Former Agents’ Association president Jenny Dunster passes
Jenny Dunster, the veteran booking agent who twice served as president of the UK’s Entertainment Agents’ Association, has passed away following a battle with cancer. She was 71.
Born in Sheffield in December 1949, Dunster began her career as a dancer. After moving to London, she worked in theatre, television, film and corporate events, appearing at a number of the West End’s most prestigious venues, including the world-famous Talk of the Town (later the Hippodrome).
After retiring from dancing, she moved to entertainment agency work, first with Jill Shirley at Razzamatazz, where she represented Bucks Fizz when they won the Eurovision Song Contest. This was followed by a period working alongside Bunny Lewis at LJD Presentations, and then at Leisure Services Agency with Kenneth Earle, after which she launched her own agency, Whatever Artists Management, in partnership with husband Ray Millar.
Whatever Artists’ corporate clients included Virgin Atlantic and Coca-Cola, an event for the latter of which resulted in Dunster receiving the best entertainment award at the Special Event show 2011 in the US.
Her passion for dance and the arts continued throughout her life, and she was the booking agent for corporate events for several Strictly Come Dancing professionals, including Anton du Beke and Erin Boag.
Dunster joined the council of the Entertainment Agents’ Association 31 years ago, attaining the status of executive vice-president five years later, and in 2003 she became the body’s first female president (2003–05). A second presidential term at the association, then known simply as the Agents’ Association, followed in 2013–15.
“She was a powerhouse of integrity, intelligence and fun”
In a statement, the association describes Dunster as a “guiding light encouraging other women to join council. She was a staunch believer in the Entertainment Agents’ Association, rarely missing a monthly meeting, even after her cancer diagnosis. She was forthright and straight talking and was keen to ensure that the association stayed relevant through the many changes in the entertainment industry, ensuring integrity and enhancing its reputation.”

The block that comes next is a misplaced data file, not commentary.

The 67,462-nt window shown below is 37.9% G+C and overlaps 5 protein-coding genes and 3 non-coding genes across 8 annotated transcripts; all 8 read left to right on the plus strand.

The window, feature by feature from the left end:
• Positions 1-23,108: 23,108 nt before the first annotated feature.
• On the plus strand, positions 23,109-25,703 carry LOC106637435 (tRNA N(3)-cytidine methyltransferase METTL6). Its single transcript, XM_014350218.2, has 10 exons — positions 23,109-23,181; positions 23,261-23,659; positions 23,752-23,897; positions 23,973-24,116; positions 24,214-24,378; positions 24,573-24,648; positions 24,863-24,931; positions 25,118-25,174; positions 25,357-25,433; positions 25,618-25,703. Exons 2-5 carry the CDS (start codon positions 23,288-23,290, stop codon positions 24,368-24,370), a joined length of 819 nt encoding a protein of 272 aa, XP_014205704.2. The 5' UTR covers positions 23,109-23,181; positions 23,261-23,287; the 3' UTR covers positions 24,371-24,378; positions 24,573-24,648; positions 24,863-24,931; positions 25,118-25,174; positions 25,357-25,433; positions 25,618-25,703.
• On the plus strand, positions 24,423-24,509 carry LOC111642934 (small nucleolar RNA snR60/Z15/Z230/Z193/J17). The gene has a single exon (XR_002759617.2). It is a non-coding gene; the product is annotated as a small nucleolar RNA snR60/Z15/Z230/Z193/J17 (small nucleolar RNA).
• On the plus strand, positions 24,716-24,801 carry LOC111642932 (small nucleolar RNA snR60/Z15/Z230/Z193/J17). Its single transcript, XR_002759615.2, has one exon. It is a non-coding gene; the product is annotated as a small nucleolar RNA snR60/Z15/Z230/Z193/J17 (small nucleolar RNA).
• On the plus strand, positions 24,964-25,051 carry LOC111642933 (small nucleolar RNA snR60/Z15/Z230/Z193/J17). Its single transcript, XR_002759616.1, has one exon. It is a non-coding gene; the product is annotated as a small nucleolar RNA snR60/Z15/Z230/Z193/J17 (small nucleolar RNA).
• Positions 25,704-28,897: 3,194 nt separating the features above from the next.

In addition to her work with the Agents’ Association, she also served on the Variety and Light Entertainment Council (VLEC) for over 20 years, alongside Equity and the Musicians’ Union. Christine Payne, former general secretary of Equity, comments: “She was a powerhouse of integrity, intelligence and fun.”
Jeremy Lee, of speaker agency JLA, sums up Dunster: “A great showbiz personality with a smile full of mischief.”
“Jenny was a great agent, considerate to artists and hirers alike,” says Bob James, president of the Entertainment Agents’ Association. “She had a great talent in finding unknown artists and bringing the best out of them by the time she brought them to the attention of the public.
“Artistic, considerate, caring and generous to a fault – one of the old school, with new ideas.”
The Associates: Tesder, TEAA, UK Music
Covid-19 has impacted every business sector around the world, but with live entertainment likely to be one of the last industries to return, given social distancing regulations, the associations that represent its millions of employees have never been more important.
As restrictions in many countries enter yet another month, for issue 91 IQ found out more about some of our association partners and discovered just what they are doing to help their members navigate and survive.
Following the last instalment with the PSA, Svensk Live and SMA, this time we check in with the Turkish Live Music Association, The Entertainment Agents’ Association and UK Music.
Turkish Live Music Association (Tesder)
The remit of the Turkish Live Music Association (Tesder) is to increase the value and credibility of the sector by creating and maintaining business standards for its members, who are typically concert promoters, venues and ticketing companies.
Tesder has around 50 members, which account for around 80% of the revenue in the local live music industry. Membership fees are equivalent to about €250 per annum, plus a registration fee of approximately €350.